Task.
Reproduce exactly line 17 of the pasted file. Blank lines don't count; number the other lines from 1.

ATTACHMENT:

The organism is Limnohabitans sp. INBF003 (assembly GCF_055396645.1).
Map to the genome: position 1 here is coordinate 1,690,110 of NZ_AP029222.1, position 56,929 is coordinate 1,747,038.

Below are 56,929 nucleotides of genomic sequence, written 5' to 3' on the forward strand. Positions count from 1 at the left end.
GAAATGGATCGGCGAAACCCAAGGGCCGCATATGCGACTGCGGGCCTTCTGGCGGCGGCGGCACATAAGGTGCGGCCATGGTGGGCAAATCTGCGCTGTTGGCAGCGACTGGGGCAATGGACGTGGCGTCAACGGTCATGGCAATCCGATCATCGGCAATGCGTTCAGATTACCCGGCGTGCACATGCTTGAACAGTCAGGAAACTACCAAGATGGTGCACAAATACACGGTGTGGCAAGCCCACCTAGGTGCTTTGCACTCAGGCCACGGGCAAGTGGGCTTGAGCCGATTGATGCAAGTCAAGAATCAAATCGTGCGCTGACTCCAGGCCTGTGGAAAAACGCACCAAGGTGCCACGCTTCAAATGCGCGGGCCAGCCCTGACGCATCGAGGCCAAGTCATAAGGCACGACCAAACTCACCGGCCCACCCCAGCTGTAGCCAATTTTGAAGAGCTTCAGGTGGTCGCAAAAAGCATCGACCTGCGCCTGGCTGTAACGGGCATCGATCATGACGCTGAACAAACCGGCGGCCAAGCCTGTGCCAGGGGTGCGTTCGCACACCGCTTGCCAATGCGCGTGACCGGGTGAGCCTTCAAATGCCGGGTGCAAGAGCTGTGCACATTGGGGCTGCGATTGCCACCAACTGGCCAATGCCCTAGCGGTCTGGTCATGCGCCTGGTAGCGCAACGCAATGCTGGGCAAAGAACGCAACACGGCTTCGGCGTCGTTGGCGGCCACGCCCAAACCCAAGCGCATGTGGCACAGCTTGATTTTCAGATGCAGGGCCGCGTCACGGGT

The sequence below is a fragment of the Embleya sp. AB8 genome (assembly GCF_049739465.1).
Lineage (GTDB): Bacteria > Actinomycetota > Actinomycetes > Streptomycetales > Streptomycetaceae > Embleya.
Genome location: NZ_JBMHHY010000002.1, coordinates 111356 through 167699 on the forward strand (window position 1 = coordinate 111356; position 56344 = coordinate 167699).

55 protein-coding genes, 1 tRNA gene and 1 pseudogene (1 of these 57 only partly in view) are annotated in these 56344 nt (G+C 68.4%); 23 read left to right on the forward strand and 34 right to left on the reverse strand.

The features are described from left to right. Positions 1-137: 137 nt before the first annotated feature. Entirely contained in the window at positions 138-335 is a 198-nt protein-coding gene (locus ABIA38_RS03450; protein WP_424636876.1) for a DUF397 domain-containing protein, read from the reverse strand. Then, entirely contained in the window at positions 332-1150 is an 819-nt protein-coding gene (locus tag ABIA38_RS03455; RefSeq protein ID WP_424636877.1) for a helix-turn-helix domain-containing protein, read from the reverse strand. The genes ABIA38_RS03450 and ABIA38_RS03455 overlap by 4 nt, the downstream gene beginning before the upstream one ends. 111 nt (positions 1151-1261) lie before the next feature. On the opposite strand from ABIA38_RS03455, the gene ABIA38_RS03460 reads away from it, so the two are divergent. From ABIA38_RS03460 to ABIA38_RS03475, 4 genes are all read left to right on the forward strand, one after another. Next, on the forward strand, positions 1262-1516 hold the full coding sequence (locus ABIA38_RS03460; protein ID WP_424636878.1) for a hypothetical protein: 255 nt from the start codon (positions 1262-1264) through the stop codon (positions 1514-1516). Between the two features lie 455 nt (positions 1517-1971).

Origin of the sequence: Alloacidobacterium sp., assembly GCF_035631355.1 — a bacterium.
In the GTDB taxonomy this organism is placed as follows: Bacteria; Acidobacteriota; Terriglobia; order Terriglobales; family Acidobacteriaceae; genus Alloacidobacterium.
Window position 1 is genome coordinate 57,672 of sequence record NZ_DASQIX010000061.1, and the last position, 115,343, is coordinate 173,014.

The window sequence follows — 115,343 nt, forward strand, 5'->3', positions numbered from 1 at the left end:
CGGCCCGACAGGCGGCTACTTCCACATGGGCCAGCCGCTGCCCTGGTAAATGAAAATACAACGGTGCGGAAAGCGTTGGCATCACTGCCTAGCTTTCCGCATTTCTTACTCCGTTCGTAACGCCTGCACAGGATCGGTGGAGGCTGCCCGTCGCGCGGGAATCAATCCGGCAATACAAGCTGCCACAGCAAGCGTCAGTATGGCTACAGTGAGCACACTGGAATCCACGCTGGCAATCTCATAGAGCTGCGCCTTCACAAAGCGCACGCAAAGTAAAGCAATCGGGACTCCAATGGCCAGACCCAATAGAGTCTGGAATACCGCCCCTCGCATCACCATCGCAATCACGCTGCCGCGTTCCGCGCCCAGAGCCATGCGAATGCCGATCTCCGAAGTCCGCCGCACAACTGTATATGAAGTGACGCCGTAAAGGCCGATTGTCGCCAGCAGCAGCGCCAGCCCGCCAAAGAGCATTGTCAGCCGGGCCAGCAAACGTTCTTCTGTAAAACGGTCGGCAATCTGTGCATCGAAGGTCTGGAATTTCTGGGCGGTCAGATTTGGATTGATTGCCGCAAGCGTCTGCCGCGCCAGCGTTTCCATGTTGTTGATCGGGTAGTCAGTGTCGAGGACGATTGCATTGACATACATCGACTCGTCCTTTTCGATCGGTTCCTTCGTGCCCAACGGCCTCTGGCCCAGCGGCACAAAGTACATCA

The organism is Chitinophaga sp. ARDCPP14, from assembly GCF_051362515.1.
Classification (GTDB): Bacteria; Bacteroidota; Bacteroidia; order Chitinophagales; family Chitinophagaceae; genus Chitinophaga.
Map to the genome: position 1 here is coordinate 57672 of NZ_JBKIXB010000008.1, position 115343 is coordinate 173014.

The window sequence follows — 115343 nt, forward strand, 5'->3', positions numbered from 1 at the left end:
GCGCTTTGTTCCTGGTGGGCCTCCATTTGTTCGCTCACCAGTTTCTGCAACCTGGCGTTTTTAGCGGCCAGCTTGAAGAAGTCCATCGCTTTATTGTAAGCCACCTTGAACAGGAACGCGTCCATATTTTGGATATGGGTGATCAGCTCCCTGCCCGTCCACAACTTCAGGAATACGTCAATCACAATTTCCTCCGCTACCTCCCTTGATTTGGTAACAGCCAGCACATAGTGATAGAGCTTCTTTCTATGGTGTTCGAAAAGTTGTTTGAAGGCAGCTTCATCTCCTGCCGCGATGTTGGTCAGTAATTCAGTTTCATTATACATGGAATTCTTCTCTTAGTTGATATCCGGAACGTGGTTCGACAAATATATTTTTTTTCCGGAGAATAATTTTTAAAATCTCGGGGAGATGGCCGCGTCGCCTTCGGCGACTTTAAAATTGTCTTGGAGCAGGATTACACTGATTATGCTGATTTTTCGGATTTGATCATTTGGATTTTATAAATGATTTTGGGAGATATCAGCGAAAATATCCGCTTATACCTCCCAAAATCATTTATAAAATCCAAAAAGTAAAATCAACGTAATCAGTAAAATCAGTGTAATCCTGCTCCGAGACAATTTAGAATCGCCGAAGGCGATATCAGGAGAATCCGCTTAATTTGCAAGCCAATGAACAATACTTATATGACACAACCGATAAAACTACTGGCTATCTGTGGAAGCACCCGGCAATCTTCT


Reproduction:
Map to the genome: position 1 here is coordinate 57672 of NZ_JBKIXB010000008.1, position 115343 is coordinate 173014.